Nikkhil Advani on Batla house: Would've liked to retain parts that were edited
Asserting that Court-ordered edits didn't affect the narrative, Batla House director Nikkhil Advani on the last-minute changes in film.
Sensitive as the subject was, Batla House director Nikkhil Advani continually maintained that he tried to have a balanced approach by presenting three different perspectives on the case — that of the cops, the judiciary and the accused. However, the John Abraham starrer — inspired by the 2008 police encounter — underwent a fresh round of edits after the Delhi High Court ordered that certain scenes be snipped before it hit screens on Independence Day. While the film has opened to a positive response, detractors are of the opinion that the story has a lopsided approach, with the version of the accused not finding a place in the runtime.
Quiz Advani, and he says, "This is a personal point of view, but I feel a couple of edits that were made, helped to tell a clear story from the point of view of the victim/accused. There was a petition filed that was considered by the court. So, we showed the film to the court to explain that while it is inspired from real events, a large part is fictional. If we had time on our hands, we would have wanted to explain why those scenes were important to the narrative."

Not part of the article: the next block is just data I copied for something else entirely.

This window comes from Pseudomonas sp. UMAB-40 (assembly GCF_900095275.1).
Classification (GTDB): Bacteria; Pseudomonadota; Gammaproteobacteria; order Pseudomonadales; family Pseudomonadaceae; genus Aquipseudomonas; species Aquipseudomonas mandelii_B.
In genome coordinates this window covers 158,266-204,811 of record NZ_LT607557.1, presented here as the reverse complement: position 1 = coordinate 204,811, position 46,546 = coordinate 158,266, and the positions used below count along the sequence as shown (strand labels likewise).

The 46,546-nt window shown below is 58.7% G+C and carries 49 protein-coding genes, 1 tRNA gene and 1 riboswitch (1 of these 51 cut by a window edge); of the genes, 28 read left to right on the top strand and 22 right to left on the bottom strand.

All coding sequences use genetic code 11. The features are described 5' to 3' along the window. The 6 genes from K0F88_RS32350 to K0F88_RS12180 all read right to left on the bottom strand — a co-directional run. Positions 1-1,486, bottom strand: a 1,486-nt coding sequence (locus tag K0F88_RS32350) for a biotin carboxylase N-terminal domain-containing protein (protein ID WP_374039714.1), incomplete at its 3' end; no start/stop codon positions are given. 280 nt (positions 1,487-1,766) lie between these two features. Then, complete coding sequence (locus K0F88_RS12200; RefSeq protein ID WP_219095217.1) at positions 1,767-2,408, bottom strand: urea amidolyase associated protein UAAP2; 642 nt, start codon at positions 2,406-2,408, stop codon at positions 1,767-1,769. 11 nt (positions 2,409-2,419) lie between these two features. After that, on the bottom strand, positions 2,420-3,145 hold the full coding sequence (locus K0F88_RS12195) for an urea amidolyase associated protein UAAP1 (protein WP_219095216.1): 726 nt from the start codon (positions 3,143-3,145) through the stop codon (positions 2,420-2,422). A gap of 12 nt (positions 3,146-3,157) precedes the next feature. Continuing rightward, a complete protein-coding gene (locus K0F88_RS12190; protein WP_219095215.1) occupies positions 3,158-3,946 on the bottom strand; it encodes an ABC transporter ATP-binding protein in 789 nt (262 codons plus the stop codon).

The director refuses to delve into the details of the scenes that were chopped at the last minute; instead he is happy that it hasn't hampered his story. "I agreed [to the changes] because everyone has the right to a fair trial. Would I have liked to retain the part that was cut? My answer is yes. But thankfully, the audience has understood the several points of view that we have shown."
The court also asked for a disclaimer about the accuracy of the events portrayed in the film. These changes led to delay in sending out the prints to some centres. "The film's release was delayed in centres where we had to physically courier the prints. I have been told that the collection would've been two to three crore higher [had the prints reached on time]. But better late than never."
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John Abraham and Nikkhil Advani talk about Batla House